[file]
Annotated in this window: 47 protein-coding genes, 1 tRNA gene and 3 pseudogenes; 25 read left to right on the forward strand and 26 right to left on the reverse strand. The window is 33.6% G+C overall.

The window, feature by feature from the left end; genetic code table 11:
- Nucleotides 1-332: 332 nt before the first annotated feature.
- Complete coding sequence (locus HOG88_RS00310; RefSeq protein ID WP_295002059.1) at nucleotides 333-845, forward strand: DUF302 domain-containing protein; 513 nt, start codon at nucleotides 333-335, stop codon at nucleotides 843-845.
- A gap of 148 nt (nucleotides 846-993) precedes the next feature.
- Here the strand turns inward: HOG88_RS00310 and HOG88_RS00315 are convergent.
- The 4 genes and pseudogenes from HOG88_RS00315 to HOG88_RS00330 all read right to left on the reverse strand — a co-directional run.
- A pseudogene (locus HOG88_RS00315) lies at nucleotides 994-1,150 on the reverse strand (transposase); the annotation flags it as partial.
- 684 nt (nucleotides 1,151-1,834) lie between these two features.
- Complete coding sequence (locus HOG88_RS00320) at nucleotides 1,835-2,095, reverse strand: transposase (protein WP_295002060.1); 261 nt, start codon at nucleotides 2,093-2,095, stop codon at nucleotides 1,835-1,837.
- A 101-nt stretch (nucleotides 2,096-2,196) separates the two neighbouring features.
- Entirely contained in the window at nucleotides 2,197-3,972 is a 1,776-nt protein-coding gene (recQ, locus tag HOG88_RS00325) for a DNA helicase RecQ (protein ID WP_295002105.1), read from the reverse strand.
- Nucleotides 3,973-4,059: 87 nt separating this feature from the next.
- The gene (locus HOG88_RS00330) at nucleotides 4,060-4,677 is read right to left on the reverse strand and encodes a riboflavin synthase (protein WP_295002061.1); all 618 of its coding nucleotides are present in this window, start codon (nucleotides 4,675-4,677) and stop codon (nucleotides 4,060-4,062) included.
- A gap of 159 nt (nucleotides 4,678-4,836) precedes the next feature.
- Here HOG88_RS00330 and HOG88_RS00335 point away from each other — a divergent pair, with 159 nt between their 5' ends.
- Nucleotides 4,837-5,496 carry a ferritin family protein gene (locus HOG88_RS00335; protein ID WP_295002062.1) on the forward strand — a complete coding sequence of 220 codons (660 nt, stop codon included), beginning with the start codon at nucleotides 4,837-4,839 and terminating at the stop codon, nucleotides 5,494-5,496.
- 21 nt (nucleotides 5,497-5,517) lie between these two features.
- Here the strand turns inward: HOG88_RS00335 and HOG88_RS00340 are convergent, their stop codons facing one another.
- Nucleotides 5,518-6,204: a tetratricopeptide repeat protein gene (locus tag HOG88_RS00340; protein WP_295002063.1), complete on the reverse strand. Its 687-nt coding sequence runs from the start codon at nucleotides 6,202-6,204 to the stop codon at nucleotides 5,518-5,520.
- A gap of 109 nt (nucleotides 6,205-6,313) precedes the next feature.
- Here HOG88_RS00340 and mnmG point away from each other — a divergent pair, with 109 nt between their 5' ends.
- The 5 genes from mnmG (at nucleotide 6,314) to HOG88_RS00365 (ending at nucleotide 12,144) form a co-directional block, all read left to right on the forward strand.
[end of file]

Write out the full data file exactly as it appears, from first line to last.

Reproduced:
Annotated in this window: 47 protein-coding genes, 1 tRNA gene and 3 pseudogenes; 25 read left to right on the forward strand and 26 right to left on the reverse strand. The window is 33.6% G+C overall.

The window, feature by feature from the left end; genetic code table 11:
- Nucleotides 1-332: 332 nt before the first annotated feature.
- Complete coding sequence (locus HOG88_RS00310; RefSeq protein ID WP_295002059.1) at nucleotides 333-845, forward strand: DUF302 domain-containing protein; 513 nt, start codon at nucleotides 333-335, stop codon at nucleotides 843-845.
- A gap of 148 nt (nucleotides 846-993) precedes the next feature.
- Here the strand turns inward: HOG88_RS00310 and HOG88_RS00315 are convergent.
- The 4 genes and pseudogenes from HOG88_RS00315 to HOG88_RS00330 all read right to left on the reverse strand — a co-directional run.
- A pseudogene (locus HOG88_RS00315) lies at nucleotides 994-1,150 on the reverse strand (transposase); the annotation flags it as partial.
- 684 nt (nucleotides 1,151-1,834) lie between these two features.
- Complete coding sequence (locus HOG88_RS00320) at nucleotides 1,835-2,095, reverse strand: transposase (protein WP_295002060.1); 261 nt, start codon at nucleotides 2,093-2,095, stop codon at nucleotides 1,835-1,837.
- A 101-nt stretch (nucleotides 2,096-2,196) separates the two neighbouring features.
- Entirely contained in the window at nucleotides 2,197-3,972 is a 1,776-nt protein-coding gene (recQ, locus tag HOG88_RS00325) for a DNA helicase RecQ (protein ID WP_295002105.1), read from the reverse strand.
- Nucleotides 3,973-4,059: 87 nt separating this feature from the next.
- The gene (locus HOG88_RS00330) at nucleotides 4,060-4,677 is read right to left on the reverse strand and encodes a riboflavin synthase (protein WP_295002061.1); all 618 of its coding nucleotides are present in this window, start codon (nucleotides 4,675-4,677) and stop codon (nucleotides 4,060-4,062) included.
- A gap of 159 nt (nucleotides 4,678-4,836) precedes the next feature.
- Here HOG88_RS00330 and HOG88_RS00335 point away from each other — a divergent pair, with 159 nt between their 5' ends.
- Nucleotides 4,837-5,496 carry a ferritin family protein gene (locus HOG88_RS00335; protein ID WP_295002062.1) on the forward strand — a complete coding sequence of 220 codons (660 nt, stop codon included), beginning with the start codon at nucleotides 4,837-4,839 and terminating at the stop codon, nucleotides 5,494-5,496.
- 21 nt (nucleotides 5,497-5,517) lie between these two features.
- Here the strand turns inward: HOG88_RS00335 and HOG88_RS00340 are convergent, their stop codons facing one another.
- Nucleotides 5,518-6,204: a tetratricopeptide repeat protein gene (locus tag HOG88_RS00340; protein WP_295002063.1), complete on the reverse strand. Its 687-nt coding sequence runs from the start codon at nucleotides 6,202-6,204 to the stop codon at nucleotides 5,518-5,520.
- A gap of 109 nt (nucleotides 6,205-6,313) precedes the next feature.
- Here HOG88_RS00340 and mnmG point away from each other — a divergent pair, with 109 nt between their 5' ends.
- The 5 genes from mnmG (at nucleotide 6,314) to HOG88_RS00365 (ending at nucleotide 12,144) form a co-directional block, all read left to right on the forward strand.